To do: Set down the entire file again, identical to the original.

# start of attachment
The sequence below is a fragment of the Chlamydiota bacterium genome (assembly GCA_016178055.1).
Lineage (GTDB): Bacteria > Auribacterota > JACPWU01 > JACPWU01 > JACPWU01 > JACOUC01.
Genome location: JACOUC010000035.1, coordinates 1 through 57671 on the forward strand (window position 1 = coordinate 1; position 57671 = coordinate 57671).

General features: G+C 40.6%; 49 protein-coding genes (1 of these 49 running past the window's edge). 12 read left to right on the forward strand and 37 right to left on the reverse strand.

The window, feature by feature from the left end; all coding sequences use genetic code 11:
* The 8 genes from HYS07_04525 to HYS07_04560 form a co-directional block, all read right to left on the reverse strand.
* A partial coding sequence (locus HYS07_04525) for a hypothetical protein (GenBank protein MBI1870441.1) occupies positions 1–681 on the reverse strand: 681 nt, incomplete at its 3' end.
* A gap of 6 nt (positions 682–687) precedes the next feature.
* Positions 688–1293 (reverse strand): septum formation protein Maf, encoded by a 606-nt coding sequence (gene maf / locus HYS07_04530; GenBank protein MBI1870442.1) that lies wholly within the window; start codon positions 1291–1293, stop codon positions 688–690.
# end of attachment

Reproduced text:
The sequence below is a fragment of the Chlamydiota bacterium genome (assembly GCA_016178055.1).
Lineage (GTDB): Bacteria > Auribacterota > JACPWU01 > JACPWU01 > JACPWU01 > JACOUC01.
Genome location: JACOUC010000035.1, coordinates 1 through 57671 on the forward strand (window position 1 = coordinate 1; position 57671 = coordinate 57671).

General features: G+C 40.6%; 49 protein-coding genes (1 of these 49 running past the window's edge). 12 read left to right on the forward strand and 37 right to left on the reverse strand.

The window, feature by feature from the left end; all coding sequences use genetic code 11:
* The 8 genes from HYS07_04525 to HYS07_04560 form a co-directional block, all read right to left on the reverse strand.
* A partial coding sequence (locus HYS07_04525) for a hypothetical protein (GenBank protein MBI1870441.1) occupies positions 1–681 on the reverse strand: 681 nt, incomplete at its 3' end.
* A gap of 6 nt (positions 682–687) precedes the next feature.
* Positions 688–1293 (reverse strand): septum formation protein Maf, encoded by a 606-nt coding sequence (gene maf / locus HYS07_04530; GenBank protein MBI1870442.1) that lies wholly within the window; start codon positions 1291–1293, stop codon positions 688–690.